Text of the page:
Read between: 19th-21st September
Number of pages: 224
Published: April 1st 2000
Publisher: Gateway Editions
Synopsis: It is 1891, and London is still reeling from the horror of the unsolved Jack the Ripper murders when Inspector Sholto Lestrade is sent to the Isle of Wight to investigate a strange corpse found walled up in Shanklin Cline. Lestrade whirls from ballroom and barroom, from vicarage to spiritualist gather, from the studio of the celebrated Alma-Tadema to 221B Baker Street with spell-binding panache.
Review: Usually, Holmes and Watson are the main focus of Holmes pastiches, and there are many of them! This is the first one I have heard of that switches it up, and focuses on a side character, Holmes go to when it comes to crime, Inspector Lestrade (first name Sholto in this novel). It was nice to see something different.
Rather than Scotland Yard however, Lestrade has changed departments, working now for H- Division, the police department made famous for their part in the Jack the Ripper murders- and the Ripper murders have a small significance to the case that surrounds this story. Why? Well, because of the similarities between the two cases, the main example, is the anonymous poems, typed by a typewriter, sent only to Lestrade. The Ripper did something similar to the detectives who were chasing him.
The case itself was very cleverly done, there was a link between them all obviously, when it was revealed I didn’t expect something quite so sinister. A book of children’s tales, used as an inspiration for serial killings.Not even Lestrade himself was safe- although, fortunately, he catches the killer in time before his life is ended.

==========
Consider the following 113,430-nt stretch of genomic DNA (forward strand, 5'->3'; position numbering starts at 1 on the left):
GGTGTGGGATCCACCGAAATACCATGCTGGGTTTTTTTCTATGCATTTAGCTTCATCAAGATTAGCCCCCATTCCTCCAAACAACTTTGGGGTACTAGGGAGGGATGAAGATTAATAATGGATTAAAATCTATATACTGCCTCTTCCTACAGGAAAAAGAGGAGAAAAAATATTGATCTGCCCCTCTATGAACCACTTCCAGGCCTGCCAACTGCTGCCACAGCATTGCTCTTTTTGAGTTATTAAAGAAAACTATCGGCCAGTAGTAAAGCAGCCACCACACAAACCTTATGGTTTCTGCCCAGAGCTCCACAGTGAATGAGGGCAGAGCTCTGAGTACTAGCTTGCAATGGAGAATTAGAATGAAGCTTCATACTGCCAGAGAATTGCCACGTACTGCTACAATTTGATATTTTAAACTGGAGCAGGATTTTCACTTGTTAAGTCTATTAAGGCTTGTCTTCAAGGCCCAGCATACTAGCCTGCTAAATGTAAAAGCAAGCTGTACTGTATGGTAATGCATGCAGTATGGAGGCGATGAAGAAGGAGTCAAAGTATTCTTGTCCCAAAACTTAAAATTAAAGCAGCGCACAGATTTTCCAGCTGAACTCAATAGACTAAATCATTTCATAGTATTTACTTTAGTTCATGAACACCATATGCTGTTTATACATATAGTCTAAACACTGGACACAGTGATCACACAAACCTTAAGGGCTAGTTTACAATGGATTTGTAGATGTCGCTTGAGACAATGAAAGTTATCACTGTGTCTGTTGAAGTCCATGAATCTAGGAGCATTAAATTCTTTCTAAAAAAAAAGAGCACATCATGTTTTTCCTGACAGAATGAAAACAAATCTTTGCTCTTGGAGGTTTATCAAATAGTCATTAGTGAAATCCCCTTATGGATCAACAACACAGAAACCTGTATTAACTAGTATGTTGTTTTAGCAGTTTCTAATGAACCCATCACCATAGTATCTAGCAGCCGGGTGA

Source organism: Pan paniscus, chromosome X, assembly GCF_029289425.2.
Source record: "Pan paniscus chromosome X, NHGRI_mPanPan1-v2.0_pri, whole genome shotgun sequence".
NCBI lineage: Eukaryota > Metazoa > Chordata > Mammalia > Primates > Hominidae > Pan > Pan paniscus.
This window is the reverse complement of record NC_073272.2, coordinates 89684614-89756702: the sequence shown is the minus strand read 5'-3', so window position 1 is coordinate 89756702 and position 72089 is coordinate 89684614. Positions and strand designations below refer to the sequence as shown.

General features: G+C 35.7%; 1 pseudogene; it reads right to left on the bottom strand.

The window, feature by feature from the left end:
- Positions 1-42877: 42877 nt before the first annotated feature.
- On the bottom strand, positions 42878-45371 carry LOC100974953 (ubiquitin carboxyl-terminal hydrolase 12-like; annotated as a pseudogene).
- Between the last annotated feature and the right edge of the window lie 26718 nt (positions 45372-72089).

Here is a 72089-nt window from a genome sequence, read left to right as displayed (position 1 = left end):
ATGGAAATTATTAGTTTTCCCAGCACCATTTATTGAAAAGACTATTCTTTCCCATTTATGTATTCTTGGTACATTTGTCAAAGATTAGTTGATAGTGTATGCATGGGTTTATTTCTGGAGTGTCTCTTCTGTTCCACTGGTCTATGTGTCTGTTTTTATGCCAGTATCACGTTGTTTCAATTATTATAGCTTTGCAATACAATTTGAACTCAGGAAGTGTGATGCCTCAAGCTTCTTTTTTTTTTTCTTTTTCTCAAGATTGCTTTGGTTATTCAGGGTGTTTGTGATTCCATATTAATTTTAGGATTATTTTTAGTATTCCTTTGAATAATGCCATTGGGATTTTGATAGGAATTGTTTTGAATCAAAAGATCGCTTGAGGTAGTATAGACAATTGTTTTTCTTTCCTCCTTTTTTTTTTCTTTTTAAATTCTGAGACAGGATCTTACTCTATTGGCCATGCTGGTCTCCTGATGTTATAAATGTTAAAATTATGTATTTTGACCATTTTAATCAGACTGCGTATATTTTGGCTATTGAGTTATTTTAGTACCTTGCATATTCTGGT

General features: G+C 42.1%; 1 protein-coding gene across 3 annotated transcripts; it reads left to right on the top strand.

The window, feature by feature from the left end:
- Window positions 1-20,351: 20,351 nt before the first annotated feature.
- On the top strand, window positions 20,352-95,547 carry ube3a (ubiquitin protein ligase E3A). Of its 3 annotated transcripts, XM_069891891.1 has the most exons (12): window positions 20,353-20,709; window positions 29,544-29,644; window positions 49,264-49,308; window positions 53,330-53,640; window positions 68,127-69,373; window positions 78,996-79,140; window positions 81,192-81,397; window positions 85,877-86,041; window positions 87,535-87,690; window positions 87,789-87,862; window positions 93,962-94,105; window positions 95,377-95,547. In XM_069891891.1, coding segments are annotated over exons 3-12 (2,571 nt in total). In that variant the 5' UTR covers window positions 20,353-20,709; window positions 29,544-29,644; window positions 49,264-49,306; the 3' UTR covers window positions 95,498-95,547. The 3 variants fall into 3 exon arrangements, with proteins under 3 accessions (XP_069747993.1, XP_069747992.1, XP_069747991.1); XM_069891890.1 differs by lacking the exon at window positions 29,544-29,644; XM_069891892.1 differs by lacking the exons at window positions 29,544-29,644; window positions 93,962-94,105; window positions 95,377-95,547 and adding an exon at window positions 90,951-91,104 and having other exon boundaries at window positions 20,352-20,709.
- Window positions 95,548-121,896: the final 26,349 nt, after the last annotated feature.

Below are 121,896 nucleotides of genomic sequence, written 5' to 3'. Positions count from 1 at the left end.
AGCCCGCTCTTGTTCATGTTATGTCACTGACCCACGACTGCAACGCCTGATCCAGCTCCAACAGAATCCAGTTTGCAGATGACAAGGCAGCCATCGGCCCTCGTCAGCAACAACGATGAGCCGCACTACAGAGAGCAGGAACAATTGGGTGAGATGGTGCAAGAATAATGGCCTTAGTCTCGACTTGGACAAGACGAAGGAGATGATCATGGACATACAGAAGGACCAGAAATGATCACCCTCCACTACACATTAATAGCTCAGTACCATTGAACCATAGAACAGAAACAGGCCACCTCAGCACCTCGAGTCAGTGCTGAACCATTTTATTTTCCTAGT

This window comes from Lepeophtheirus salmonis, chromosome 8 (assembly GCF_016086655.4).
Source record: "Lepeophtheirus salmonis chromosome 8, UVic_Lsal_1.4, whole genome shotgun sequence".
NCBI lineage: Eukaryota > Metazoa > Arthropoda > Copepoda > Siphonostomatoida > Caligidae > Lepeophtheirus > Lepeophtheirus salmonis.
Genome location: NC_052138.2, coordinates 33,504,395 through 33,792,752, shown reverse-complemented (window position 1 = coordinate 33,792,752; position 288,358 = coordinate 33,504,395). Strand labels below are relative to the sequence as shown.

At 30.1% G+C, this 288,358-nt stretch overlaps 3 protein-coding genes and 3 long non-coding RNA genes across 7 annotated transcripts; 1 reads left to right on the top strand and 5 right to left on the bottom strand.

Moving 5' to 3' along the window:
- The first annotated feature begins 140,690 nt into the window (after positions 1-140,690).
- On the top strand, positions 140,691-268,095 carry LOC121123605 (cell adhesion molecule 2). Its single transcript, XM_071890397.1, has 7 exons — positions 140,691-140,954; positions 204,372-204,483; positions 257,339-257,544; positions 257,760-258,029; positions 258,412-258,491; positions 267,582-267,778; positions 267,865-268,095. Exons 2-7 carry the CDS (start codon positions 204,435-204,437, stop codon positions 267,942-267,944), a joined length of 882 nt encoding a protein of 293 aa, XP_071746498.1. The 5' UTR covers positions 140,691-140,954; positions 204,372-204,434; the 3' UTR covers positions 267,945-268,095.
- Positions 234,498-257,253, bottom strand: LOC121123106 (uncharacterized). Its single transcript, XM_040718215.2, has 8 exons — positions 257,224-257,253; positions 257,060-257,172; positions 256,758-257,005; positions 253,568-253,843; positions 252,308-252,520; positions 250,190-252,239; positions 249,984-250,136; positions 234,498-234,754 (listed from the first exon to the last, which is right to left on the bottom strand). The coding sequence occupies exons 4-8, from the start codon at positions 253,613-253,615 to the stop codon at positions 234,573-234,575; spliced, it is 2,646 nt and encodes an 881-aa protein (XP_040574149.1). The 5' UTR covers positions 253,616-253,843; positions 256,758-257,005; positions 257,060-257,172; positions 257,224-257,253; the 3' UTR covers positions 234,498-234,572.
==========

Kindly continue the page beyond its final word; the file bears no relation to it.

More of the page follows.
One thing to note, is that Lestrade definitely isn’t as stupid as he seems in the original stories. A point he makes, which I liked, because it broke the fourth wall in a Deadpool esque way, but made the point that Arthur Conan Doyle is paid by John Watson to write his memoirs.
It was nice to have a cameo from Holmes, Watson and their creator in snippets of the story, even if Holmes dies and Watson and Doyle are murder suspects- still, a nice acknowledgment from the author about where the character came from originally.
I admit, to me, the writing was a little simple in places, but as a crime novel, it’s very well done. I love Holmes pastiches and this has been on my TBR for a while so I’m glad I’ve finally gotten around to reading it.
I actually really liked it and it was nice to re-visit the characters.
Thanks for reading!